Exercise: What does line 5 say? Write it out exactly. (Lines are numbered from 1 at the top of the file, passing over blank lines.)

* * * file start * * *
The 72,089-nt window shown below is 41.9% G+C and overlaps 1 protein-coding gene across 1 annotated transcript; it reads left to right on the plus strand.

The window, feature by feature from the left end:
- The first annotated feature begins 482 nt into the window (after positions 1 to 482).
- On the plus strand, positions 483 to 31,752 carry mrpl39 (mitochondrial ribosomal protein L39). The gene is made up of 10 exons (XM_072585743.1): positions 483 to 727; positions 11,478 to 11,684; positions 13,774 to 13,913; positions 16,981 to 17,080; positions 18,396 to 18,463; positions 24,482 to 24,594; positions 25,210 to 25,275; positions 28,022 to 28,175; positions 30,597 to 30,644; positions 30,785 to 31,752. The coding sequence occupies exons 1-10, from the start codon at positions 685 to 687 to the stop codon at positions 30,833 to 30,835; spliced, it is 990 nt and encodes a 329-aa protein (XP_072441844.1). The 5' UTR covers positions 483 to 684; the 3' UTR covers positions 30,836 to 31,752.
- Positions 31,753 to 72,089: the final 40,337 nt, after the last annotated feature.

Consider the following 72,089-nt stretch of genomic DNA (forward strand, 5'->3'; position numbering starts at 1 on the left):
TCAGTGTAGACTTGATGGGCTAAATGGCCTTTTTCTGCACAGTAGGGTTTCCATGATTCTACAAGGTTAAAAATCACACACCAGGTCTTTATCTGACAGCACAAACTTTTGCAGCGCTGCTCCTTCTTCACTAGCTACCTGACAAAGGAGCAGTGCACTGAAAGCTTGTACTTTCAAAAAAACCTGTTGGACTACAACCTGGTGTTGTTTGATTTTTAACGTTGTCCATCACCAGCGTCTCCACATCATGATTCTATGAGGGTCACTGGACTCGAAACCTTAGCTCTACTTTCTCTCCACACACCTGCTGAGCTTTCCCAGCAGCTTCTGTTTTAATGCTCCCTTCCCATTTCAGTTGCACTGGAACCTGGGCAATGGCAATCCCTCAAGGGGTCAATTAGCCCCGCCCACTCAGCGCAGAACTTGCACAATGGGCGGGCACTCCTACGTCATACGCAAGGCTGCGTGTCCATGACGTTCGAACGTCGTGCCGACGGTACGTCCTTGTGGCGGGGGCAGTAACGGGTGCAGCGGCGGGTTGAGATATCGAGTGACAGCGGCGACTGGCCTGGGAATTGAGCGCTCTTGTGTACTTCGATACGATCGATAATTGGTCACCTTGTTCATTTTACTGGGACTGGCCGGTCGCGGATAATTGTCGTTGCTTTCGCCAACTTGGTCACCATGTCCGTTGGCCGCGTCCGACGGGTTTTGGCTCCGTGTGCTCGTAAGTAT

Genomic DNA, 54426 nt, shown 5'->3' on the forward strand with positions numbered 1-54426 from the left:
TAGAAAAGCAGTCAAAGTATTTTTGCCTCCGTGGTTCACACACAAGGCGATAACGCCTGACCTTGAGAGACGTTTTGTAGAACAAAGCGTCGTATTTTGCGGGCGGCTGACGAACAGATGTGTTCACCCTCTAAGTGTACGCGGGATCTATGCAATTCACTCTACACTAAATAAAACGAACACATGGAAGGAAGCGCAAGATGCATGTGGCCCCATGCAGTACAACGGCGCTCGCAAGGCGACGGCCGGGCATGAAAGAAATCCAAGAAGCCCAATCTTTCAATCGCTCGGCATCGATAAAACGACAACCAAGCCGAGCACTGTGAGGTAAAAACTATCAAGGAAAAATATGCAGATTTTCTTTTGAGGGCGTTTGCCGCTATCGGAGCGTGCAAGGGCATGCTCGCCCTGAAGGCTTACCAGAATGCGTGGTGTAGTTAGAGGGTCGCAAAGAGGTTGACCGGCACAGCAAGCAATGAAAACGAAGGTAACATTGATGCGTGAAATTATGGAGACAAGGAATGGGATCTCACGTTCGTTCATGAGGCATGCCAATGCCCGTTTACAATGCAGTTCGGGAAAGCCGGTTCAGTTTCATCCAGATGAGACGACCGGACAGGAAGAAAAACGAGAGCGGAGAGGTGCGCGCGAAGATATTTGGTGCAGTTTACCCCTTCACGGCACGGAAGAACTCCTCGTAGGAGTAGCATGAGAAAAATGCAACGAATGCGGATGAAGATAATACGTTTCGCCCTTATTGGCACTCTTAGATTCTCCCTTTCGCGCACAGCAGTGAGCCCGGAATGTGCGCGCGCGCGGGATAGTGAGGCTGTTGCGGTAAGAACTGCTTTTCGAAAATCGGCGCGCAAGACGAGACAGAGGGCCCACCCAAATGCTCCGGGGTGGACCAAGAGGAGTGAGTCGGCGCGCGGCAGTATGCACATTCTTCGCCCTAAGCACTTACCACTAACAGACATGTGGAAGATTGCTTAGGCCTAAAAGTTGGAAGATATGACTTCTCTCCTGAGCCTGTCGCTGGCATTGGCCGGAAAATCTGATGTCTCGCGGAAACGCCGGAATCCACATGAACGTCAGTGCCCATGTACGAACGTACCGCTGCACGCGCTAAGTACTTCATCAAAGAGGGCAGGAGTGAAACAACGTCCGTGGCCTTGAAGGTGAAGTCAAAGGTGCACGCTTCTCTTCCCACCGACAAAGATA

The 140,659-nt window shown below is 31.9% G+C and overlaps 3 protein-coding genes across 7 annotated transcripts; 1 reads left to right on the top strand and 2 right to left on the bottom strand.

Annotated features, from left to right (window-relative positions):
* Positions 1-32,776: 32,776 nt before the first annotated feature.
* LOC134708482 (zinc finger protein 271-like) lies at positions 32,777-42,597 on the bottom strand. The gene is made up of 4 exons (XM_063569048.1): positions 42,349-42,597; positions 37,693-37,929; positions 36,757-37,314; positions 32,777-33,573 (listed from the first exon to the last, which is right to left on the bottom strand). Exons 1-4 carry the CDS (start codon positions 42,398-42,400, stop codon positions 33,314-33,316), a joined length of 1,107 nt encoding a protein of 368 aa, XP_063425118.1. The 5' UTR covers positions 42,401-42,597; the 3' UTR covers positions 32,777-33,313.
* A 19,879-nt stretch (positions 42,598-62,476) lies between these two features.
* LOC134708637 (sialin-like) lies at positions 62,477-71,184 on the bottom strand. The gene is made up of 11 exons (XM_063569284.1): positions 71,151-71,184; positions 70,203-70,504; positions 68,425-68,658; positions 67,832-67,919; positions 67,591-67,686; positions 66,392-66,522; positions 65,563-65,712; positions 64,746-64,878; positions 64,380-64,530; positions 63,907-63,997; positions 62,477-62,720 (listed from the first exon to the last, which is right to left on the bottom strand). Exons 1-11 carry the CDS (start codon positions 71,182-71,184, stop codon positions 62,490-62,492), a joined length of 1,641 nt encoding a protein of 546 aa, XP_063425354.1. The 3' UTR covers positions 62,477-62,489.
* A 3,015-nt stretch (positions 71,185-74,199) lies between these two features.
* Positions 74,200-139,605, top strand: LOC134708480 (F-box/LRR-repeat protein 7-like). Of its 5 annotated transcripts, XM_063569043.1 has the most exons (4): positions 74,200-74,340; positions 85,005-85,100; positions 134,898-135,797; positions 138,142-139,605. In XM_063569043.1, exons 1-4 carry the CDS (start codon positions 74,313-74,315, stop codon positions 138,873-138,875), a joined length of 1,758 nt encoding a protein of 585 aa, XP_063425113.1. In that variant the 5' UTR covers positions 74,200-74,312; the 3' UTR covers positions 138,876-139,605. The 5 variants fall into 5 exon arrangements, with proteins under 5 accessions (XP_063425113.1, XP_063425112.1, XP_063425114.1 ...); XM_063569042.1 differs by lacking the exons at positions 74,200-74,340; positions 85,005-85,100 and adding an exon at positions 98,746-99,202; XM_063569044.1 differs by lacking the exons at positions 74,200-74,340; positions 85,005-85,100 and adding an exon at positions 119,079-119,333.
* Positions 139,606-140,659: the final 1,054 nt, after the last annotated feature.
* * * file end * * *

- Positions 31,753 to 72,089: the final 40,337 nt, after the last annotated feature.